The UK government has opened a new national body tasked with tracking consumer risks and responding to large-scale product recalls.
The Office for Product Safety and Standards is intended to "enhance the UK's world-leading product safety system" and "give consumers the highest ever levels of protection".
The new organisation is in response to rising global trade, online shopping and product innovation. It's part of the government's response to the Working Group on Product Recalls and Safety.
The Office will provide support and advice to Trading Standards teams around the country, and will delegate work among local authorities - some of the work that used to be done by the Office of Fair Trading before former Chancellor George Osborne closed it down.
It will do a range of things, from working with the British Standards Institution (BSI) on nationwide product recalls to helping manufacturers conduct product research.
Although there is a local focus here, the office will also work on a national level. The government claims it will help the UK manage the saftey of imported products when it leaves the European Union.
Business minister Andrew Griffiths said that the office will "strengthen the UK's already tough product safety regime" and will "allow consumers to continue to buy secure in the knowledge there is an effective system in place if products need to be repaired or replaced".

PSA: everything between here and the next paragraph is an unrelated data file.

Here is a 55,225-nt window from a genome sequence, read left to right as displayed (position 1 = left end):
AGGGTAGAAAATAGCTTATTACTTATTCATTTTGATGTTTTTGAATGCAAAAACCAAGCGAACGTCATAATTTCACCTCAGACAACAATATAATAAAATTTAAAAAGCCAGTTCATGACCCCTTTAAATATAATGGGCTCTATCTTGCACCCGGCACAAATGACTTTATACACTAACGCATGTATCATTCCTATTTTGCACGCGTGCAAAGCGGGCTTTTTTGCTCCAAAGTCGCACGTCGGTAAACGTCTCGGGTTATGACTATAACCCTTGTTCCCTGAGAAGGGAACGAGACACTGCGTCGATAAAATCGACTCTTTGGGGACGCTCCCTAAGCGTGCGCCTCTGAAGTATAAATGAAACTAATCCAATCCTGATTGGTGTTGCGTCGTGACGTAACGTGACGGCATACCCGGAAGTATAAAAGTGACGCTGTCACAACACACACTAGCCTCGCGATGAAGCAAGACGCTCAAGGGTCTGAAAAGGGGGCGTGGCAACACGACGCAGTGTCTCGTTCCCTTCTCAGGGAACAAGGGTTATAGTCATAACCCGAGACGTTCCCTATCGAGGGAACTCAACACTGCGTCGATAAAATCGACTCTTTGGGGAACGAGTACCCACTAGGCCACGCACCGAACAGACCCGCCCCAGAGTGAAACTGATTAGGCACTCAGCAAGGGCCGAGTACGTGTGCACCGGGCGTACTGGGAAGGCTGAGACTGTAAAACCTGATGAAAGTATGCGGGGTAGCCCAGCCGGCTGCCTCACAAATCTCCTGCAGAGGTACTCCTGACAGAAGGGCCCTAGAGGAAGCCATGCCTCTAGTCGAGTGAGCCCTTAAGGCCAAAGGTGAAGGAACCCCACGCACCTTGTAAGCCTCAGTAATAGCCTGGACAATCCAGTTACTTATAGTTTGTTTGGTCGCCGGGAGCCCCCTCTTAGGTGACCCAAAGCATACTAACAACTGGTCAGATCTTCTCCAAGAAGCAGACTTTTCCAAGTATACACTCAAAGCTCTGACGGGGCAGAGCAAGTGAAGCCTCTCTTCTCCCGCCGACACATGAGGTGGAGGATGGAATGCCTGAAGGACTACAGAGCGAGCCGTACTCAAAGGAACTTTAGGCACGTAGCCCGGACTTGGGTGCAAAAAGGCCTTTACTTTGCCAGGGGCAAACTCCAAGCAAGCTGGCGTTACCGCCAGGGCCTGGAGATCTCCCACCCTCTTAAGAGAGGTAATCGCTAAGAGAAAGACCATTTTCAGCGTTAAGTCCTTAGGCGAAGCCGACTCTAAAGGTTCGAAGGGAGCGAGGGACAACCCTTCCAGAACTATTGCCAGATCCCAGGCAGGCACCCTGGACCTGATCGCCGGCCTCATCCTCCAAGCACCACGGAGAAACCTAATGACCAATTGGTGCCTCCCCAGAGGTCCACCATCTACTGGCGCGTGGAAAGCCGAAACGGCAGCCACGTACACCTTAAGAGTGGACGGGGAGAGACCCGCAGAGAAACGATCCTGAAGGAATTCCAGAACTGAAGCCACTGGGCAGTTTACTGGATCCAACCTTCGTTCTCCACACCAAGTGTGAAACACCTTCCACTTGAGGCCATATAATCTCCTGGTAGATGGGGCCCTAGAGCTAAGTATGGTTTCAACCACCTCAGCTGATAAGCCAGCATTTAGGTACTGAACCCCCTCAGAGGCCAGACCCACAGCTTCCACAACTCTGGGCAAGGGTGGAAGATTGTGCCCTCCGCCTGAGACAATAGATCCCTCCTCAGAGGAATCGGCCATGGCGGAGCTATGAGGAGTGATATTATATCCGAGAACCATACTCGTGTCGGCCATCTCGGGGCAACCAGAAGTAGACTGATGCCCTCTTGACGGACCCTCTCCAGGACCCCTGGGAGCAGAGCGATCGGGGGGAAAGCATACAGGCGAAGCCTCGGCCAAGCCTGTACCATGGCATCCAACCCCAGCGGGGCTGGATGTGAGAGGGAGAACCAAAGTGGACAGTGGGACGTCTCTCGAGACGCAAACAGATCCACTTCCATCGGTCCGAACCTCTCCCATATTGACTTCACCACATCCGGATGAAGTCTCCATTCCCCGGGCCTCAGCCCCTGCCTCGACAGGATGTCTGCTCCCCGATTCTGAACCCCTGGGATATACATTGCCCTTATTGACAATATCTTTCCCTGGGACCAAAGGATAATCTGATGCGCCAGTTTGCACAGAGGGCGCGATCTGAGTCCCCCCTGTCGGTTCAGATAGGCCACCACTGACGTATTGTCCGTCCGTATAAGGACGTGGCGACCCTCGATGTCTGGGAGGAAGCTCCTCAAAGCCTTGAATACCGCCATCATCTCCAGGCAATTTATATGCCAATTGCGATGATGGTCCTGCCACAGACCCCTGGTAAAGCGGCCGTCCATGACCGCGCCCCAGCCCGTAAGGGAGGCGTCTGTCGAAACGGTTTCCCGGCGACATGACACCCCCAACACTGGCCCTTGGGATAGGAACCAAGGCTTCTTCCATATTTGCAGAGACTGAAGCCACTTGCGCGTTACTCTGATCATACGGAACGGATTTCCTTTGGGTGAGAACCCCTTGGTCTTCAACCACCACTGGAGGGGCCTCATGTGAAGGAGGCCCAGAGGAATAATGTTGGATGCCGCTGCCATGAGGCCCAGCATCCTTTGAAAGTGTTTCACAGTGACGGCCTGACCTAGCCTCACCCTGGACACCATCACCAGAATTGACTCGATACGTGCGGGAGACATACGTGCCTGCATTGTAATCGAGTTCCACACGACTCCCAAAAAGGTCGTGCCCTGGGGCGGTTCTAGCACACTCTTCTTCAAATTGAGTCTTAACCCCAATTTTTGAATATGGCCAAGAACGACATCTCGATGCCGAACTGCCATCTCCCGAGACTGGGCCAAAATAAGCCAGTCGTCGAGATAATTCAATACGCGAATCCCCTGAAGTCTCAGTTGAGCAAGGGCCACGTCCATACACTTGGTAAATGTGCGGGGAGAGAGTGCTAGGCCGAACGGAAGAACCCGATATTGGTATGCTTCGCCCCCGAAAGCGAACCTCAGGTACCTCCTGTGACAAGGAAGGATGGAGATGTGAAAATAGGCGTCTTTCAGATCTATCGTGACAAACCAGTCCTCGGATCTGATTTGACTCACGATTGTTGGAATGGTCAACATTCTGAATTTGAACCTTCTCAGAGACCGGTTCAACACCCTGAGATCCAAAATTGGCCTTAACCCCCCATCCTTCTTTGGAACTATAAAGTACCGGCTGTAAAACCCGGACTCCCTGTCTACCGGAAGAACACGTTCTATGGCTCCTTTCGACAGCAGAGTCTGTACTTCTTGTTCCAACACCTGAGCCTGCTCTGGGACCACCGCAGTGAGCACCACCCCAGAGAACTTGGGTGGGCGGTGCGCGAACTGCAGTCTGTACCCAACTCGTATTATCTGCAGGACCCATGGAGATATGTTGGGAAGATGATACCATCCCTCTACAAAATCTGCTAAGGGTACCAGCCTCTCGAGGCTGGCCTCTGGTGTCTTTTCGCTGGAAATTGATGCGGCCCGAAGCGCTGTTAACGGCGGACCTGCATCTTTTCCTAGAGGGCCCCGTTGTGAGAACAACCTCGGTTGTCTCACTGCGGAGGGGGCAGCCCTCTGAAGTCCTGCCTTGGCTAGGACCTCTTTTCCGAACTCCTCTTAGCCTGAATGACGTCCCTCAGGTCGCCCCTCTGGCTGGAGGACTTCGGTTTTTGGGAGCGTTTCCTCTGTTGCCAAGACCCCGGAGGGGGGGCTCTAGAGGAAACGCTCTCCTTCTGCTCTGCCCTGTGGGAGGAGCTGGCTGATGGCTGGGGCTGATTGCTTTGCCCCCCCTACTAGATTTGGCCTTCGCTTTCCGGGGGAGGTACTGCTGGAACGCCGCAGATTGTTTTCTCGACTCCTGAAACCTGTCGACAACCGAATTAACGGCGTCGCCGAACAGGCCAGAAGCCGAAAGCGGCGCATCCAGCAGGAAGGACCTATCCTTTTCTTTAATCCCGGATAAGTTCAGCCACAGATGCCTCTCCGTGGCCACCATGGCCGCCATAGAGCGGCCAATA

The Office will work with the usual "relevant stakeholders", including consumer groups, manufacturers and retailers to ensure it "coordinates the UK's product safety regime as effectively as possible".
Griffiths continued: "I thank the working group for their efforts to help improve product safety and I look forward to working with them in this new phase."
Neil Gibbins, chair of the working group, added. "It has been my mission to make the public safe since I joined the fire service nearly 40 years ago.
"That's why I'm pleased to see the government respond to our recommendations with concrete steps to ensure the safety of consumers, now and in the future."
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